Frequently Purchased Together
Sun-Sensitive Paper for Solar Art
The sun allows life on Earth to survive and thrive. You can show your students the power of the sun with photosensitive paper, making art with solar rays.
Humans use solar power for many practical reasons, such as providing eco-friendly energy to our homes, but teaching students the power of the sun can be challenging because it’s hard to see the sun’s rays. Using photosensitive paper in your science lessons can make this more tangible for students. With Steve Spangler’s Sun-Sensitive Paper, you can turn sunlight into beautiful works of art. Your students can create white-on-blue prints with any of their favorite objects.
Try placing leaves, flowers, shells or any other item you can think of on the photo-sensitive paper and leave it laying in the sun. Remove the objects after a couple of minutes and rinse the paper in water to reveal a piece of sun art. Your students will be amazed at how the paper turns white wherever the object was placed, encouraging a discussion about the science behind the art.
Recommended for children ages 6 and up.
What Does It Teach?
Kids can learn about the nature of sunlight and how light-sensitive chemicals work. You can talk about how photos are developed as each layer of chemicals on the film react to photons of different color. This can also help students understand the different uses and impacts of sunlight.
•This kit includes 30 sheets of 5-by-7-inch (12.70 by 17.78 centimeters) Sun-Sensitive Paper.
How Does UV-Sensitive Paper Work?
The paper is coated with light-sensitive chemicals, which react to light waves and particles when exposed to the sun. When you place objects on the paper, they block the light and turn the sheet white, while the paper around the area remains blue. After the silhouette appears, dunking the sheet in water stops the process in its tracks, preserving your images on the photosensitive paper.
A Perfect Science Fair Display
When the Sun-Sensitive Paper reacts to ultraviolet light, it’s a pretty fantastic demonstration of UV-reactive materials. However, this awesome demonstration isn’t a science fair project on its own. To create a science fair project using light-sensitive paper, you need to identify and use a variable. A variable is an aspect or factor of the experiment that you can control and alter.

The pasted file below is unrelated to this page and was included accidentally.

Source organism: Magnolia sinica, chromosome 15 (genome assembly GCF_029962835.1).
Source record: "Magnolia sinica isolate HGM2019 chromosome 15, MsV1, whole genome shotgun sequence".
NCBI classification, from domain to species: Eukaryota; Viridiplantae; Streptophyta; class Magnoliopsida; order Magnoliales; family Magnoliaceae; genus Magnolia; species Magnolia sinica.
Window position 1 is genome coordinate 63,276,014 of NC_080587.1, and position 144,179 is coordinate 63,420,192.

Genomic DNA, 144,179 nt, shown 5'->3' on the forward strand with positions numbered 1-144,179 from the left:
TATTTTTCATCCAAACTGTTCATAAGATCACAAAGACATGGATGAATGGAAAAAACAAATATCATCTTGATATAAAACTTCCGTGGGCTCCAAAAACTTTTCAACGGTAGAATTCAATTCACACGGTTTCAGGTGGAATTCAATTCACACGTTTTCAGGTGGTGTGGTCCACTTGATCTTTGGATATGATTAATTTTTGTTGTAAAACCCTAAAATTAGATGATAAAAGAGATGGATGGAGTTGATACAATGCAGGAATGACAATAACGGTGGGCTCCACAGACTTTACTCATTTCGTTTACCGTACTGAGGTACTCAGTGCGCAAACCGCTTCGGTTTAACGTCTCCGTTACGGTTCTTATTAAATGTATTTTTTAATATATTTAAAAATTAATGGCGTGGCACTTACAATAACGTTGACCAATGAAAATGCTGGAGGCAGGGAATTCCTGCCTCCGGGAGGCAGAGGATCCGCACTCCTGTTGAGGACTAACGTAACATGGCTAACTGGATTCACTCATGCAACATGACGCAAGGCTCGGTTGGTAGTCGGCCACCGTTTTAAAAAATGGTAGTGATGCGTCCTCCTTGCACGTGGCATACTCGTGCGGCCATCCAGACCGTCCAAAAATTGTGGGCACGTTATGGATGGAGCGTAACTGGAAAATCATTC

Need ideas for variables that you could use? Test different sunscreen brands or SPFs by spreading the sunscreen on the paper or try to find the best pair of UV-blocking sunglasses. Once you identify your variable (the possibilities are endless, so if you come up with better ideas, go with those), start conducting your experiments. Make sure that you keep all other factors the same or you’ll end up with multiple variables that will invalidate your experiment.
Frequently Asked Questions
Can you explain how I “set” the image?
It is really easy to set any image, all you have to do is place it on the sheet by itself. If you were to use tape on the edges, then the tape would leave its imprint on your image as well.
What types of objects work best?
Any object will work as long as it blocks the sun. Objects that are semi-permeable or ones that don’t lie flat against the paper may let some light through to cause the developed image to be less defined.
What size is the paper?
You get 30 sheets that measure 5 1/2” by 7 1/2”, which is just the perfect size for your class.
How long does it take to work?
It works best if you leave the image in the sun for about 2 minutes and then bring it in without allowing the covered part the be exposed to sunlight. Let the paper sit in some water for about a minute and then your image should be ready to displayed.